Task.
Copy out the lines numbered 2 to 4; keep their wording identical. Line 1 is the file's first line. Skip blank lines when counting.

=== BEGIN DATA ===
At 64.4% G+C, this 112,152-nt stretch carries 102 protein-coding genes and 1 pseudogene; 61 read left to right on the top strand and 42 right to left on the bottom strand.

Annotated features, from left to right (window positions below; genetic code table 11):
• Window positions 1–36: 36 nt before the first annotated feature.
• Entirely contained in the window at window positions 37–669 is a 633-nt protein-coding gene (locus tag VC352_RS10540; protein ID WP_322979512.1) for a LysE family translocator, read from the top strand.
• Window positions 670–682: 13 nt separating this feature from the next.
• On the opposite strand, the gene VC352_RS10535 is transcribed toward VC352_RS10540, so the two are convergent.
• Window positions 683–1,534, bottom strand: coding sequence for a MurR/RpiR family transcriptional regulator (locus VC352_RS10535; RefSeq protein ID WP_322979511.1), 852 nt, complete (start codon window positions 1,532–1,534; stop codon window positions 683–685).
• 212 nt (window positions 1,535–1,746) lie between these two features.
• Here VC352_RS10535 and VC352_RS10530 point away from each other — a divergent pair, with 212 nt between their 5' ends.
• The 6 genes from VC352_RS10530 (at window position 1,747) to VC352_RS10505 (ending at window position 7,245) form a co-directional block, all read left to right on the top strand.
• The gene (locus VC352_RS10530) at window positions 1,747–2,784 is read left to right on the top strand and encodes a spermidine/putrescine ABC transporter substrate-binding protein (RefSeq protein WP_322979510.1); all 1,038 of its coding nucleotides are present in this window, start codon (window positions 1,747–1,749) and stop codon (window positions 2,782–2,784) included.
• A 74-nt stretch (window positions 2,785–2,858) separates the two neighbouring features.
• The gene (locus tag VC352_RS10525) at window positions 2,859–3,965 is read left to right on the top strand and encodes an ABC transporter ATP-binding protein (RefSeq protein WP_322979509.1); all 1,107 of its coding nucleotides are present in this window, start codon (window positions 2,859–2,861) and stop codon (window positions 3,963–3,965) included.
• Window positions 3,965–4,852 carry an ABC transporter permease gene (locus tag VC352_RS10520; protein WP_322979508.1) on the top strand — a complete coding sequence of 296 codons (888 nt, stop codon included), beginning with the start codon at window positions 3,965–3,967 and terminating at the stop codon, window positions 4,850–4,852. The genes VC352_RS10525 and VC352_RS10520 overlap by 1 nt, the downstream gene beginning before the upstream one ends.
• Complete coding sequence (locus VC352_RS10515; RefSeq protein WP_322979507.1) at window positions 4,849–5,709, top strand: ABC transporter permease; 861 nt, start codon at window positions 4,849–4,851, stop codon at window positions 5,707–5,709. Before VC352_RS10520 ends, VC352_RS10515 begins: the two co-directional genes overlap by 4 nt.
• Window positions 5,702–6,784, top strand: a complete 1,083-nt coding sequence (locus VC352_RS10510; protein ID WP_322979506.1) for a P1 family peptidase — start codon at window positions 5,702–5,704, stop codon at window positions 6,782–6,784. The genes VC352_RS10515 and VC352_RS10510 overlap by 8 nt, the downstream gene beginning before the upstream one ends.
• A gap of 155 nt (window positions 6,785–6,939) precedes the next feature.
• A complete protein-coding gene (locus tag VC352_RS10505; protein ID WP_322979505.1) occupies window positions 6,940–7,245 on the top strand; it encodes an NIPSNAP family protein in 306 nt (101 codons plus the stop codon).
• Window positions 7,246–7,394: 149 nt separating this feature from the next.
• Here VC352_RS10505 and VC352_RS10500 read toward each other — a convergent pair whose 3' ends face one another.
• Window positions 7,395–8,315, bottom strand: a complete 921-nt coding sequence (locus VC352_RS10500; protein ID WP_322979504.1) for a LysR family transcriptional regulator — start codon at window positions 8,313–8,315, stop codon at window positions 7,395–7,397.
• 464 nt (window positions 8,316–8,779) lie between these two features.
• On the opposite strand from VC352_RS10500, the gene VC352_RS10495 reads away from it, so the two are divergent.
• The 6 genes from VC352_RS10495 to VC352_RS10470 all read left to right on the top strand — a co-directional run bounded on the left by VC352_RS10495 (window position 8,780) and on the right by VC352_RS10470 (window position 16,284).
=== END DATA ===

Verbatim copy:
Annotated features, from left to right (window positions below; genetic code table 11):
• Window positions 1–36: 36 nt before the first annotated feature.
• Entirely contained in the window at window positions 37–669 is a 633-nt protein-coding gene (locus tag VC352_RS10540; protein ID WP_322979512.1) for a LysE family translocator, read from the top strand.